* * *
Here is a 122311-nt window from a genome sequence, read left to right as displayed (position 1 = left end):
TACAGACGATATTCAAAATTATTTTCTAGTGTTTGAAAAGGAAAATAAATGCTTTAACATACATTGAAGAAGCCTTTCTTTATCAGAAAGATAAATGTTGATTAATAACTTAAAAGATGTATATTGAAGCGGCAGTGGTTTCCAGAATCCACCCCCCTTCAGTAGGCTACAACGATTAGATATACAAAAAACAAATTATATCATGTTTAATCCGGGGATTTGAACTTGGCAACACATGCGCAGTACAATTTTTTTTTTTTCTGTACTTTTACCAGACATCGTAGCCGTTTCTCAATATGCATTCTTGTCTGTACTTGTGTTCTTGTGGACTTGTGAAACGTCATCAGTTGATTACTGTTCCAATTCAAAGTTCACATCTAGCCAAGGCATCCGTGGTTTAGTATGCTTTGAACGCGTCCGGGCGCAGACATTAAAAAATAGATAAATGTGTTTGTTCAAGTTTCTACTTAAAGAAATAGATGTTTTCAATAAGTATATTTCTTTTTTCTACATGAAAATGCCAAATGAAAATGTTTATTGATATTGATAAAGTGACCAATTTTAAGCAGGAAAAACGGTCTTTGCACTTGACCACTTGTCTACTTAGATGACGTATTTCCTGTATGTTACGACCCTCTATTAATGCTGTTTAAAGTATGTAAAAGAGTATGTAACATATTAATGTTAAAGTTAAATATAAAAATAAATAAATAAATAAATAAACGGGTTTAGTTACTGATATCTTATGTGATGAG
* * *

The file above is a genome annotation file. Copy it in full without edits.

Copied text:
Here is a 122311-nt window from a genome sequence, read left to right as displayed (position 1 = left end):
TACAGACGATATTCAAAATTATTTTCTAGTGTTTGAAAAGGAAAATAAATGCTTTAACATACATTGAAGAAGCCTTTCTTTATCAGAAAGATAAATGTTGATTAATAACTTAAAAGATGTATATTGAAGCGGCAGTGGTTTCCAGAATCCACCCCCCTTCAGTAGGCTACAACGATTAGATATACAAAAAACAAATTATATCATGTTTAATCCGGGGATTTGAACTTGGCAACACATGCGCAGTACAATTTTTTTTTTTTCTGTACTTTTACCAGACATCGTAGCCGTTTCTCAATATGCATTCTTGTCTGTACTTGTGTTCTTGTGGACTTGTGAAACGTCATCAGTTGATTACTGTTCCAATTCAAAGTTCACATCTAGCCAAGGCATCCGTGGTTTAGTATGCTTTGAACGCGTCCGGGCGCAGACATTAAAAAATAGATAAATGTGTTTGTTCAAGTTTCTACTTAAAGAAATAGATGTTTTCAATAAGTATATTTCTTTTTTCTACATGAAAATGCCAAATGAAAATGTTTATTGATATTGATAAAGTGACCAATTTTAAGCAGGAAAAACGGTCTTTGCACTTGACCACTTGTCTACTTAGATGACGTATTTCCTGTATGTTACGACCCTCTATTAATGCTGTTTAAAGTATGTAAAAGAGTATGTAACATATTAATGTTAAAGTTAAATATAAAAATAAATAAATAAATAAATAAACGGGTTTAGTTACTGATATCTTATGTGATGAG